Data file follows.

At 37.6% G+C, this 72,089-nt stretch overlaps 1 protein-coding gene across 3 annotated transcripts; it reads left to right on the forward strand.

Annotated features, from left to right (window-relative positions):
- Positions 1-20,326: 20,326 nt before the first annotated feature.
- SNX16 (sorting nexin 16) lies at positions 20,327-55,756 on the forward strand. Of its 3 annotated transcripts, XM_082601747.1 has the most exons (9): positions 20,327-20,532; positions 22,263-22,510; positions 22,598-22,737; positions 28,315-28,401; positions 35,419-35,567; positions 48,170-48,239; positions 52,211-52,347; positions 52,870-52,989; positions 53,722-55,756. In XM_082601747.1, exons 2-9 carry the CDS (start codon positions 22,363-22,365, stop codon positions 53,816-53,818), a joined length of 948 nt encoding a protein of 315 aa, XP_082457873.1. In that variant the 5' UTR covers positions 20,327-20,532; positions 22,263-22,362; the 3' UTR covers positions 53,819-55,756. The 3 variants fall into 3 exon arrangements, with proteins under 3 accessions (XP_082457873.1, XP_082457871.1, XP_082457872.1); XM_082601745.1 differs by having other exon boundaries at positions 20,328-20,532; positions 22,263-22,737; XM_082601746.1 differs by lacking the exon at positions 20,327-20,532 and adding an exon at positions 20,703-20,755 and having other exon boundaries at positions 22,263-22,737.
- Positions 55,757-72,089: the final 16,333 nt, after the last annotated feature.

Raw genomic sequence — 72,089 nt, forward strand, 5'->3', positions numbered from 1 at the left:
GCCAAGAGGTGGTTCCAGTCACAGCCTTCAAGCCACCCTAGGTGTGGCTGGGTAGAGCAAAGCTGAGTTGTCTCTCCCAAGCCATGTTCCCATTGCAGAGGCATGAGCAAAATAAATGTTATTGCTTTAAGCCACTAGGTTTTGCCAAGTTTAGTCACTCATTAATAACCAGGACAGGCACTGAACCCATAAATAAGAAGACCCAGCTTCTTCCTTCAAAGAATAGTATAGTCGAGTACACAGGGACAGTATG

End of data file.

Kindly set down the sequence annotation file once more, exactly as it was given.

At 37.6% G+C, this 72,089-nt stretch overlaps 1 protein-coding gene across 3 annotated transcripts; it reads left to right on the forward strand.

Annotated features, from left to right (window-relative positions):
- Positions 1-20,326: 20,326 nt before the first annotated feature.
- SNX16 (sorting nexin 16) lies at positions 20,327-55,756 on the forward strand. Of its 3 annotated transcripts, XM_082601747.1 has the most exons (9): positions 20,327-20,532; positions 22,263-22,510; positions 22,598-22,737; positions 28,315-28,401; positions 35,419-35,567; positions 48,170-48,239; positions 52,211-52,347; positions 52,870-52,989; positions 53,722-55,756. In XM_082601747.1, exons 2-9 carry the CDS (start codon positions 22,363-22,365, stop codon positions 53,816-53,818), a joined length of 948 nt encoding a protein of 315 aa, XP_082457873.1. In that variant the 5' UTR covers positions 20,327-20,532; positions 22,263-22,362; the 3' UTR covers positions 53,819-55,756. The 3 variants fall into 3 exon arrangements, with proteins under 3 accessions (XP_082457873.1, XP_082457871.1, XP_082457872.1); XM_082601745.1 differs by having other exon boundaries at positions 20,328-20,532; positions 22,263-22,737; XM_082601746.1 differs by lacking the exon at positions 20,327-20,532 and adding an exon at positions 20,703-20,755 and having other exon boundaries at positions 22,263-22,737.
- Positions 55,757-72,089: the final 16,333 nt, after the last annotated feature.

Raw genomic sequence — 72,089 nt, forward strand, 5'->3', positions numbered from 1 at the left:
GCCAAGAGGTGGTTCCAGTCACAGCCTTCAAGCCACCCTAGGTGTGGCTGGGTAGAGCAAAGCTGAGTTGTCTCTCCCAAGCCATGTTCCCATTGCAGAGGCATGAGCAAAATAAATGTTATTGCTTTAAGCCACTAGGTTTTGCCAAGTTTAGTCACTCATTAATAACCAGGACAGGCACTGAACCCATAAATAAGAAGACCCAGCTTCTTCCTTCAAAGAATAGTATAGTCGAGTACACAGGGACAGTATG